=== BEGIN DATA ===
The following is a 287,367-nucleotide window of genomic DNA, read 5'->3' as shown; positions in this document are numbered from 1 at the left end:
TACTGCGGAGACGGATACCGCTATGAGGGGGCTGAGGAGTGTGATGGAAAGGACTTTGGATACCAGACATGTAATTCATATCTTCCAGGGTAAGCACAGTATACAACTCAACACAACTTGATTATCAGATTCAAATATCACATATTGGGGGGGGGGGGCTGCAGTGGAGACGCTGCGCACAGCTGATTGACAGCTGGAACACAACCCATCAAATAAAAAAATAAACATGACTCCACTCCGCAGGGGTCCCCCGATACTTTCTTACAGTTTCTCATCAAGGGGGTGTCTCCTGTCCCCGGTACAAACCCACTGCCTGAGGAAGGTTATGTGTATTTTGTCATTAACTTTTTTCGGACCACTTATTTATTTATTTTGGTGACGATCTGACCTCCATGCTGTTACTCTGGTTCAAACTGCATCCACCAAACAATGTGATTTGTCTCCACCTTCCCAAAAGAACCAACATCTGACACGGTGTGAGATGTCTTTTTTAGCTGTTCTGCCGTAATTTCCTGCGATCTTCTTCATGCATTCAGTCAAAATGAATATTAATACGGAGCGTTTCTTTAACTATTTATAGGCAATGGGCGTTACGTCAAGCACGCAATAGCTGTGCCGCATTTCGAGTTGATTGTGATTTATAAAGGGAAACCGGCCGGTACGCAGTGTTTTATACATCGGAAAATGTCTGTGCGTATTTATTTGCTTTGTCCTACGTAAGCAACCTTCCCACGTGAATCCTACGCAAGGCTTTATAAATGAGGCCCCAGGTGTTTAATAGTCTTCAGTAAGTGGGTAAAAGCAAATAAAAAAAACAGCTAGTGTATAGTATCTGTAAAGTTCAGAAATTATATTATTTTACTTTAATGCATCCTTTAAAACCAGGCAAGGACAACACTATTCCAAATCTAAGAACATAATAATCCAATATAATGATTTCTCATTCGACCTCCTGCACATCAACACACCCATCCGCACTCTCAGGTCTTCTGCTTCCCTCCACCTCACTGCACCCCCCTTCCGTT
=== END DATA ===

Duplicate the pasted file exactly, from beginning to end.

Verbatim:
The following is a 287,367-nucleotide window of genomic DNA, read 5'->3' as shown; positions in this document are numbered from 1 at the left end:
TACTGCGGAGACGGATACCGCTATGAGGGGGCTGAGGAGTGTGATGGAAAGGACTTTGGATACCAGACATGTAATTCATATCTTCCAGGGTAAGCACAGTATACAACTCAACACAACTTGATTATCAGATTCAAATATCACATATTGGGGGGGGGGGGCTGCAGTGGAGACGCTGCGCACAGCTGATTGACAGCTGGAACACAACCCATCAAATAAAAAAATAAACATGACTCCACTCCGCAGGGGTCCCCCGATACTTTCTTACAGTTTCTCATCAAGGGGGTGTCTCCTGTCCCCGGTACAAACCCACTGCCTGAGGAAGGTTATGTGTATTTTGTCATTAACTTTTTTCGGACCACTTATTTATTTATTTTGGTGACGATCTGACCTCCATGCTGTTACTCTGGTTCAAACTGCATCCACCAAACAATGTGATTTGTCTCCACCTTCCCAAAAGAACCAACATCTGACACGGTGTGAGATGTCTTTTTTAGCTGTTCTGCCGTAATTTCCTGCGATCTTCTTCATGCATTCAGTCAAAATGAATATTAATACGGAGCGTTTCTTTAACTATTTATAGGCAATGGGCGTTACGTCAAGCACGCAATAGCTGTGCCGCATTTCGAGTTGATTGTGATTTATAAAGGGAAACCGGCCGGTACGCAGTGTTTTATACATCGGAAAATGTCTGTGCGTATTTATTTGCTTTGTCCTACGTAAGCAACCTTCCCACGTGAATCCTACGCAAGGCTTTATAAATGAGGCCCCAGGTGTTTAATAGTCTTCAGTAAGTGGGTAAAAGCAAATAAAAAAAACAGCTAGTGTATAGTATCTGTAAAGTTCAGAAATTATATTATTTTACTTTAATGCATCCTTTAAAACCAGGCAAGGACAACACTATTCCAAATCTAAGAACATAATAATCCAATATAATGATTTCTCATTCGACCTCCTGCACATCAACACACCCATCCGCACTCTCAGGTCTTCTGCTTCCCTCCACCTCACTGCACCCCCCTTCCGTT